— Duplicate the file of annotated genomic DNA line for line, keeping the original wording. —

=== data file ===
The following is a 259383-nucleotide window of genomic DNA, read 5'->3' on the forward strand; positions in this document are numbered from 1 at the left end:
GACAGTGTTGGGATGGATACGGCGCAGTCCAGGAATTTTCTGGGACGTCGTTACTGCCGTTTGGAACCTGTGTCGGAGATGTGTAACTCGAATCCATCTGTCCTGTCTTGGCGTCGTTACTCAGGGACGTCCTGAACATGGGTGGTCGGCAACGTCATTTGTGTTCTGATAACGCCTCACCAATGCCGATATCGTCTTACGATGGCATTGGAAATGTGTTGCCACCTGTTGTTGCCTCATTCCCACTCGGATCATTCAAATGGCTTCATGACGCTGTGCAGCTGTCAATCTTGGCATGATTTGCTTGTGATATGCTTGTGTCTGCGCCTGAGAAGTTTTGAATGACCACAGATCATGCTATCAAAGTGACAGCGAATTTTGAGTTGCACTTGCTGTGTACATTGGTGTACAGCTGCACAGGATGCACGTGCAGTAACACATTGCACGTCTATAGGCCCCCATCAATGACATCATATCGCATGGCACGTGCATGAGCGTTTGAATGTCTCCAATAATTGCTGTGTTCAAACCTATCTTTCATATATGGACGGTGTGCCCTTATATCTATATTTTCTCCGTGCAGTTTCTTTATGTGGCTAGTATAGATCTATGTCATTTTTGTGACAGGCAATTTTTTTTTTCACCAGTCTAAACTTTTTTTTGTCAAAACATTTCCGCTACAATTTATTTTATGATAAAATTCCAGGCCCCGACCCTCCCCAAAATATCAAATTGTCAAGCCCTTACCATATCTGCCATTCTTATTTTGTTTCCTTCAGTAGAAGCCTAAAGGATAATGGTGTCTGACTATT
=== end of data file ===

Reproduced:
The following is a 259383-nucleotide window of genomic DNA, read 5'->3' on the forward strand; positions in this document are numbered from 1 at the left end:
GACAGTGTTGGGATGGATACGGCGCAGTCCAGGAATTTTCTGGGACGTCGTTACTGCCGTTTGGAACCTGTGTCGGAGATGTGTAACTCGAATCCATCTGTCCTGTCTTGGCGTCGTTACTCAGGGACGTCCTGAACATGGGTGGTCGGCAACGTCATTTGTGTTCTGATAACGCCTCACCAATGCCGATATCGTCTTACGATGGCATTGGAAATGTGTTGCCACCTGTTGTTGCCTCATTCCCACTCGGATCATTCAAATGGCTTCATGACGCTGTGCAGCTGTCAATCTTGGCATGATTTGCTTGTGATATGCTTGTGTCTGCGCCTGAGAAGTTTTGAATGACCACAGATCATGCTATCAAAGTGACAGCGAATTTTGAGTTGCACTTGCTGTGTACATTGGTGTACAGCTGCACAGGATGCACGTGCAGTAACACATTGCACGTCTATAGGCCCCCATCAATGACATCATATCGCATGGCACGTGCATGAGCGTTTGAATGTCTCCAATAATTGCTGTGTTCAAACCTATCTTTCATATATGGACGGTGTGCCCTTATATCTATATTTTCTCCGTGCAGTTTCTTTATGTGGCTAGTATAGATCTATGTCATTTTTGTGACAGGCAATTTTTTTTTTCACCAGTCTAAACTTTTTTTTGTCAAAACATTTCCGCTACAATTTATTTTATGATAAAATTCCAGGCCCCGACCCTCCCCAAAATATCAAATTGTCAAGCCCTTACCATATCTGCCATTCTTATTTTGTTTCCTTCAGTAGAAGCCTAAAGGATAATGGTGTCTGACTATT